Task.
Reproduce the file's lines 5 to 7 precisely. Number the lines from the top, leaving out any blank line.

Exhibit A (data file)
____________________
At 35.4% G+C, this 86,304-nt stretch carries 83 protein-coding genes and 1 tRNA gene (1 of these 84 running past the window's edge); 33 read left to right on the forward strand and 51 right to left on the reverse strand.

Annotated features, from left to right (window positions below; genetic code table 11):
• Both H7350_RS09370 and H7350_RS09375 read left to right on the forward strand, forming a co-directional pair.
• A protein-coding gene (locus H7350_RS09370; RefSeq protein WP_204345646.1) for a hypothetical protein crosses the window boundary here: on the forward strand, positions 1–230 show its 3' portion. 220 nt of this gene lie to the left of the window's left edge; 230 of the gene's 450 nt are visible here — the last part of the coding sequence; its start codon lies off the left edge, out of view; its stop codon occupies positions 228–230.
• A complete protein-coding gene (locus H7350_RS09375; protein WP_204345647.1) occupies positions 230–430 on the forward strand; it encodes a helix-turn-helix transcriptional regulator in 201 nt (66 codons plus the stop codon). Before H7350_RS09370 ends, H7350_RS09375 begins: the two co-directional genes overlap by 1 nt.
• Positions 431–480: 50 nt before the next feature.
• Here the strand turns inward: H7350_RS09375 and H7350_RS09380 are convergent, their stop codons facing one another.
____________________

• A complete protein-coding gene (locus H7350_RS09375; protein WP_204345647.1) occupies positions 230–430 on the forward strand; it encodes a helix-turn-helix transcriptional regulator in 201 nt (66 codons plus the stop codon). Before H7350_RS09370 ends, H7350_RS09375 begins: the two co-directional genes overlap by 1 nt.
• Positions 431–480: 50 nt before the next feature.
• Here the strand turns inward: H7350_RS09375 and H7350_RS09380 are convergent, their stop codons facing one another.